Silver Silver is offline
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Quote:
Originally Posted by pre-dawn
Wow, I better stay out of this thread.

However, I will offer to you the 8th and last task of Erik Erickson's life stages and tasks:
The last task is to realize that one's life had to be exactly the way it was. No other life was possible.

So, why wait until one is dying before looking at this and realize its truth?


Quote:
  1. wisdom - Ego Integrity vs. Despair - old age / from mid sixties. Some handle death well. Some can be bitter, unhappy, and/or dissatisfied with what they have accomplished or failed to accomplish within their lifetime. They reflect on the past, and either conclude at satisfaction or despair. [from Wikipedia]

This what you talking about pd? shrug. I don't see that EE is saying each and every person's life HAS to be "X", it doesn't appear to be what he's saying at all...?
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  #7  
Old 07-06-2011, 05:35 AM
pre-dawn
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Quote:
Originally Posted by Silvergirl
This what you talking about pd? shrug. I don't see that EE is saying each and every person's life HAS to be "X", it doesn't appear to be what he's saying at all...?
Yes, I studied the stuff a long time ago and that definition, athough accurate, seems somewhat incomplete. I can't give you a reference to a more in-depth discussion right now.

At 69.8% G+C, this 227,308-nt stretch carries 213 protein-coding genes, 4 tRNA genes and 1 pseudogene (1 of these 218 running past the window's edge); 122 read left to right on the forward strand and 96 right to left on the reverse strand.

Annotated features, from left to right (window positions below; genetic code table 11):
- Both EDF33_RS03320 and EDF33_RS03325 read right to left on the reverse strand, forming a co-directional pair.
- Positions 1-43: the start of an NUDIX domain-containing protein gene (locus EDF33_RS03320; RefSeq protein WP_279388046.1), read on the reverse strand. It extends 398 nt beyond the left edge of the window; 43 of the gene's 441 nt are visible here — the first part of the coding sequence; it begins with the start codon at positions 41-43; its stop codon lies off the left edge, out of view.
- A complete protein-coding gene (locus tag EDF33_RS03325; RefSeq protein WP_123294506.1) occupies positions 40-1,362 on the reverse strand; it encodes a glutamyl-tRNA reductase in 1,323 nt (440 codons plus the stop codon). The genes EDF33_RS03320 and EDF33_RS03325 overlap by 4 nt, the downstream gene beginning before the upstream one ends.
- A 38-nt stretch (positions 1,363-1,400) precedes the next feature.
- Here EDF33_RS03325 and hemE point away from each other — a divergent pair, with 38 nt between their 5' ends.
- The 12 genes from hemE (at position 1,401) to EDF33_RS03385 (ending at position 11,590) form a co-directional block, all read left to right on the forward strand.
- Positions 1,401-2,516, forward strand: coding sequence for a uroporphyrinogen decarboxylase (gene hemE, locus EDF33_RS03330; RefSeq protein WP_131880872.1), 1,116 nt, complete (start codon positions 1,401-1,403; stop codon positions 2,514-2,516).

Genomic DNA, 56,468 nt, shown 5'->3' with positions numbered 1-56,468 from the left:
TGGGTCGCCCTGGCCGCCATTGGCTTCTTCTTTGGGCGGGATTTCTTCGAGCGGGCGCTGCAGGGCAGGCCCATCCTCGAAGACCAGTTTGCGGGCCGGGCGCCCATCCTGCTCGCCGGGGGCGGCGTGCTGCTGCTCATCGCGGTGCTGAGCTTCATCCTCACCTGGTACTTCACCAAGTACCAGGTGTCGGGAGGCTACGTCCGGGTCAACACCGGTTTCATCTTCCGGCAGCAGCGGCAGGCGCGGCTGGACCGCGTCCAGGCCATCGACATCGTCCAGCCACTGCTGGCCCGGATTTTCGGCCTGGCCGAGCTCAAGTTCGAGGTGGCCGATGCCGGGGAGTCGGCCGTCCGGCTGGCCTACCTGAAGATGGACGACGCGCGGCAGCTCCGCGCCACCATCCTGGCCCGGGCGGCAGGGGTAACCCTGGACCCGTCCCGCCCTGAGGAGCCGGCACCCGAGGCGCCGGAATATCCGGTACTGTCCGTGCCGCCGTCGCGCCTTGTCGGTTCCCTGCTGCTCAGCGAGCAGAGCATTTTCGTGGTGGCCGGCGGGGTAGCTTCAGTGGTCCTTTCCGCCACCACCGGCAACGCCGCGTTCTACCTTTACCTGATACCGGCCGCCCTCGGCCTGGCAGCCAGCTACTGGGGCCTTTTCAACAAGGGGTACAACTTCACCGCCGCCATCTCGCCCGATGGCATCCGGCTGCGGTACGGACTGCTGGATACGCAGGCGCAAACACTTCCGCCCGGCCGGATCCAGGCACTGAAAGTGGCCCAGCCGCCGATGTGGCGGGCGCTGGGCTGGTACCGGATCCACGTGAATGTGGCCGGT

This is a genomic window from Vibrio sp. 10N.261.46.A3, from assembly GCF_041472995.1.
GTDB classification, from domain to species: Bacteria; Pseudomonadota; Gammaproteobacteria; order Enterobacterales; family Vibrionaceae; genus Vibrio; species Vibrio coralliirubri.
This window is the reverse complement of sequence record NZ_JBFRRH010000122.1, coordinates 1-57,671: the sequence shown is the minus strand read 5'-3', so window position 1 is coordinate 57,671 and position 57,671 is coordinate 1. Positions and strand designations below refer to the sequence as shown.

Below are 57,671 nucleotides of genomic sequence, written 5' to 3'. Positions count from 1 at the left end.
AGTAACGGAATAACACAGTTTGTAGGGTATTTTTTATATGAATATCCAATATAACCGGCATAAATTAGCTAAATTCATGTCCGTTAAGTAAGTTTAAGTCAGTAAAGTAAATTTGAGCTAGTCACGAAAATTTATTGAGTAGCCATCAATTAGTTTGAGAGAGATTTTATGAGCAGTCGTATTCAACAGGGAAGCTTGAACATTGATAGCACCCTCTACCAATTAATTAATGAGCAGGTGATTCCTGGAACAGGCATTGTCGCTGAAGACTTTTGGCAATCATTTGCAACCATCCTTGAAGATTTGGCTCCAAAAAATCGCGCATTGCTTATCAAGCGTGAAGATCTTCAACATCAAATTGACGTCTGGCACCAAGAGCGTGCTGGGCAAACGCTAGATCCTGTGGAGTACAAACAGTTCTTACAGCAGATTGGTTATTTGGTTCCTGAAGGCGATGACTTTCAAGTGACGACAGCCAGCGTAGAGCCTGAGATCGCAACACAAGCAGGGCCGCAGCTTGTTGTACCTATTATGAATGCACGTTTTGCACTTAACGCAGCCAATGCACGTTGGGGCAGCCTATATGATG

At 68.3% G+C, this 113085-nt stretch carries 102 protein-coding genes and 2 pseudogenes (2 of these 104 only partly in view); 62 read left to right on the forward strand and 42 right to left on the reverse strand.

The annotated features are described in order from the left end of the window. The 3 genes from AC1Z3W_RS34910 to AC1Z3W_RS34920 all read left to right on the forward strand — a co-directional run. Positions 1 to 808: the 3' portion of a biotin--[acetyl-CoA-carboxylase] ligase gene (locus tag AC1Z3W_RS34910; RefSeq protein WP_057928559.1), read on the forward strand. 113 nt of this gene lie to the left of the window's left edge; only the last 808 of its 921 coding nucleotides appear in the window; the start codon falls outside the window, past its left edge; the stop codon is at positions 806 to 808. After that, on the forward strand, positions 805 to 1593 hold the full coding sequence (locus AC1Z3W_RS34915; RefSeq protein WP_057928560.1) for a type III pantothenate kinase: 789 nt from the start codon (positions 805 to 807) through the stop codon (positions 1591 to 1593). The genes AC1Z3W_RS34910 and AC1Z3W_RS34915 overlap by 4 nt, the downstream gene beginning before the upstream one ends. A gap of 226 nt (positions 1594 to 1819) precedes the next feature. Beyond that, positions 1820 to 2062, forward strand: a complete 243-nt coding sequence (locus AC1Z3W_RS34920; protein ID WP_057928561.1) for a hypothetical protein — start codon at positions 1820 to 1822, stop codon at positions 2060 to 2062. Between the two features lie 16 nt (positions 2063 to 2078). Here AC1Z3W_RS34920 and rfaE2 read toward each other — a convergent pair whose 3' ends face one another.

You are also right in saying that EE does not say it has to be 'X' but that this is the last task in one's life. Isn't it sad that most people seem to fail to perform and conclude that to their satisfaction?
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  #8  
Old 07-06-2011, 09:39 AM
yinepu
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So how many people here can relate to the top 5 ?
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  #9  
Old 07-06-2011, 03:57 PM
Silver Silver is offline
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For me, #2 and #4 don't mean much. I like working hard and people go on and do other things in their lives, get married, and all that, so people tend to leave a lot. I like being on my own, too. The rest of them I think change as you get older, you look at things differently.
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  #10  
Old 07-06-2011, 04:18 PM
BlueSky BlueSky is offline
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Yes Yinepu that is pure gold……………not much about what is generally talked about on spiritual forums in there. Lol
You ask how many can relate and I would have to say that I relate to the 5 but only in a way that knows that I will never have such regrets on my deathbed.
I don’t have them now.
I guess I have observed the grief spoken of in this thread come out in others and I have taken notes. I'm very aware of just how precious life's moments are and I seem to have always been that way.
Awesome thread………….wise words. I really love number 5.
James